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Thomas Edison

While Thomas Edison’s 1879 lightbulb represented an epochal advance, it remained far from perfect: its carbonized cellulose filament gulped power. In 1905 managers at General Electric’s pioneering research laboratory in Schenectady, New York, decided to figure out a way to improve filament performance. They hired 32-year-old William Coolidge, a research assistant to Arthur Noyes at MIT’s Department of Chemistry.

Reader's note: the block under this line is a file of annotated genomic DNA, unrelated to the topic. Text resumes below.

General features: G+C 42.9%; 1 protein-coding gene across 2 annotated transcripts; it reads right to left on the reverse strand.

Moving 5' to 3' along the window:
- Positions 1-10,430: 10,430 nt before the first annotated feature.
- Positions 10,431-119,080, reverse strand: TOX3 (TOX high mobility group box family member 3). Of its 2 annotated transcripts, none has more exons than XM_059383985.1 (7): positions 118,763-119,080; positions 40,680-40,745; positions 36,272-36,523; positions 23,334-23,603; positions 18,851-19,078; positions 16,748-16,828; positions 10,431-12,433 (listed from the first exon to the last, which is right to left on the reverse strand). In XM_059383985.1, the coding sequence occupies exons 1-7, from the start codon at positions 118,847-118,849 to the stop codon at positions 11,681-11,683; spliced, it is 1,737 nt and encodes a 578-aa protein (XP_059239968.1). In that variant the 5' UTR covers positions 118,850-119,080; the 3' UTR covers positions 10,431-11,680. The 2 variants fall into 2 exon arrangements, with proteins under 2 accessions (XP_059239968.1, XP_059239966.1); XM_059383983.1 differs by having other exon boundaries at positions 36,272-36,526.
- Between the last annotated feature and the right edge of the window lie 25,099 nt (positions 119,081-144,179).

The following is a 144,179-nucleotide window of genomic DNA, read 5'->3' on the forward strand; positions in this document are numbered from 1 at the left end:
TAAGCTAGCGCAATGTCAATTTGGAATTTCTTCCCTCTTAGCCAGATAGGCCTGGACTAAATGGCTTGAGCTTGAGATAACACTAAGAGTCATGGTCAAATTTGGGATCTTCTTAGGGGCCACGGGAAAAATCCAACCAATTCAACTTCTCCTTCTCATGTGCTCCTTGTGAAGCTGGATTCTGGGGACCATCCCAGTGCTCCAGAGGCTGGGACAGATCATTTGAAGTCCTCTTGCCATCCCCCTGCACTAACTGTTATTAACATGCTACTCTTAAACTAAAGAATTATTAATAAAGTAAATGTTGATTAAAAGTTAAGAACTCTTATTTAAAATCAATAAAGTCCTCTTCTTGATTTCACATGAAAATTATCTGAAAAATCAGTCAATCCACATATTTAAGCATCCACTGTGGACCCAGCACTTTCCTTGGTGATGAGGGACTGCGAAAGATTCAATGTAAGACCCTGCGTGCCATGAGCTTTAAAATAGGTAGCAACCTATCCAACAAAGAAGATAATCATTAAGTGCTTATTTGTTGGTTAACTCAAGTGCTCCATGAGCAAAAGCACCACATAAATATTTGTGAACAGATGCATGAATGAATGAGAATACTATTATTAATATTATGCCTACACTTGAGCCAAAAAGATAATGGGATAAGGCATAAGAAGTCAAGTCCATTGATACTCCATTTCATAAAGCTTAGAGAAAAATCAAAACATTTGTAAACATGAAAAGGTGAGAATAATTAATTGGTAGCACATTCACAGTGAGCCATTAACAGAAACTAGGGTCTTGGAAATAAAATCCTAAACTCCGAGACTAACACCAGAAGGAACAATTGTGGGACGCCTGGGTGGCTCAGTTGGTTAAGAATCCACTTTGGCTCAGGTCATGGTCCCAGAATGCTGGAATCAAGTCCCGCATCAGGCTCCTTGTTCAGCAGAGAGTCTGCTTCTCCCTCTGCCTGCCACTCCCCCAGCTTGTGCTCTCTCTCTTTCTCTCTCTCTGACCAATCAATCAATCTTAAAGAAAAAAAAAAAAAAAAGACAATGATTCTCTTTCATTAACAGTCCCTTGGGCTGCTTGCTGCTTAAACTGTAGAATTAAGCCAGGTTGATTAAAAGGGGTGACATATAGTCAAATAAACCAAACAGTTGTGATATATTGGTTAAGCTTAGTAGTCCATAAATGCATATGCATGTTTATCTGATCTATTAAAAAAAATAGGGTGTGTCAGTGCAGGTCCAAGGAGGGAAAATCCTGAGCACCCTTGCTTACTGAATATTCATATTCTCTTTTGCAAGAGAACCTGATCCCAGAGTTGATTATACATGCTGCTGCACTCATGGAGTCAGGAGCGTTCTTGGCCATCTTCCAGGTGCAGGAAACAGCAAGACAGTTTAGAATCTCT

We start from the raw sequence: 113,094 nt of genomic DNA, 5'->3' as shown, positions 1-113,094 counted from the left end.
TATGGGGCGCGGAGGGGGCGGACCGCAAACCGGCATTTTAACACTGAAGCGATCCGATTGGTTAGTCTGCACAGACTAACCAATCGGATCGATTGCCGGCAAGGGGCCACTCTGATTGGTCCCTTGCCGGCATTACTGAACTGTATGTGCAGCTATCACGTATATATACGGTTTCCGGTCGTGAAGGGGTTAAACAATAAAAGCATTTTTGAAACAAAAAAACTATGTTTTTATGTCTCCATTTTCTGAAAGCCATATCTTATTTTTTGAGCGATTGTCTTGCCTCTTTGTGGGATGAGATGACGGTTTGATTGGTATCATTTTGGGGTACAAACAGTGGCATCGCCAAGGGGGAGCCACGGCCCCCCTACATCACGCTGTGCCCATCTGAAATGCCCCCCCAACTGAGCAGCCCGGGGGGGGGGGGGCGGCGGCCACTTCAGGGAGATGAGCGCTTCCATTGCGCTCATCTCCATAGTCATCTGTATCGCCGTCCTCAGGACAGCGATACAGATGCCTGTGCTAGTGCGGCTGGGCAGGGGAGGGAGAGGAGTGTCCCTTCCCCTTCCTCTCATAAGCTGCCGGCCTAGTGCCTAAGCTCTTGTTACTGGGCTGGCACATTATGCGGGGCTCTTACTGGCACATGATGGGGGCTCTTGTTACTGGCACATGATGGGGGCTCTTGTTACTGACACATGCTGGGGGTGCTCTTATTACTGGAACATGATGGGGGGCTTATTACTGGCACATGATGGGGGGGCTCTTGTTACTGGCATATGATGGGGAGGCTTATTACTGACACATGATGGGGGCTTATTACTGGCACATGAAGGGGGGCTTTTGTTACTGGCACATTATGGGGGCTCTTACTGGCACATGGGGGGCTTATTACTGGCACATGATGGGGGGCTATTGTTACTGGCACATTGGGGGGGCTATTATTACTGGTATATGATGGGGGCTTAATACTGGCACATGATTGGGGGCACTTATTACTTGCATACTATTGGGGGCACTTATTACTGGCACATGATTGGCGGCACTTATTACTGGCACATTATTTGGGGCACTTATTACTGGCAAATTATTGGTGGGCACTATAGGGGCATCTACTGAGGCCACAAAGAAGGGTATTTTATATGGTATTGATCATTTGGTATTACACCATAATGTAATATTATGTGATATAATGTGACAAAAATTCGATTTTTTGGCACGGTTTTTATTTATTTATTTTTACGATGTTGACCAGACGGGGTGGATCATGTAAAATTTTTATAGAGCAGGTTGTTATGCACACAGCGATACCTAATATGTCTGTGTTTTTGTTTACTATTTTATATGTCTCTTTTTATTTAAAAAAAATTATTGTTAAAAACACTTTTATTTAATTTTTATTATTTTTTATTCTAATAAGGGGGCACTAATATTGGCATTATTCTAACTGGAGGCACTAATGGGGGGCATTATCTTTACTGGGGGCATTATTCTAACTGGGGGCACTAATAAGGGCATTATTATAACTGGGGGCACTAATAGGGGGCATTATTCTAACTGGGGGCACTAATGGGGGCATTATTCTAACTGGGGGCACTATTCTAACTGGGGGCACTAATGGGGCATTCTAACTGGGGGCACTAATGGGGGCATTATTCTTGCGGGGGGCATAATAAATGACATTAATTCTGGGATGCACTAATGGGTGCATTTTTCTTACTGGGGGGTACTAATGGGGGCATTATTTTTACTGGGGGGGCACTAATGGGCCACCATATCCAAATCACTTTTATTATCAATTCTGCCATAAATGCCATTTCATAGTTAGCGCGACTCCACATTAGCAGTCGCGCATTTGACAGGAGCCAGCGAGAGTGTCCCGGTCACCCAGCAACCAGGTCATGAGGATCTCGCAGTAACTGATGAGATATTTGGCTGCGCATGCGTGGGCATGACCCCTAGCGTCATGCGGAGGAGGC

edison lights
Edison's dazzling light display at the 1904 World Fair.

No tale in all the chronicles of American invention would seem to be better known than the story of Thomas Edison’s incandescent electric light.

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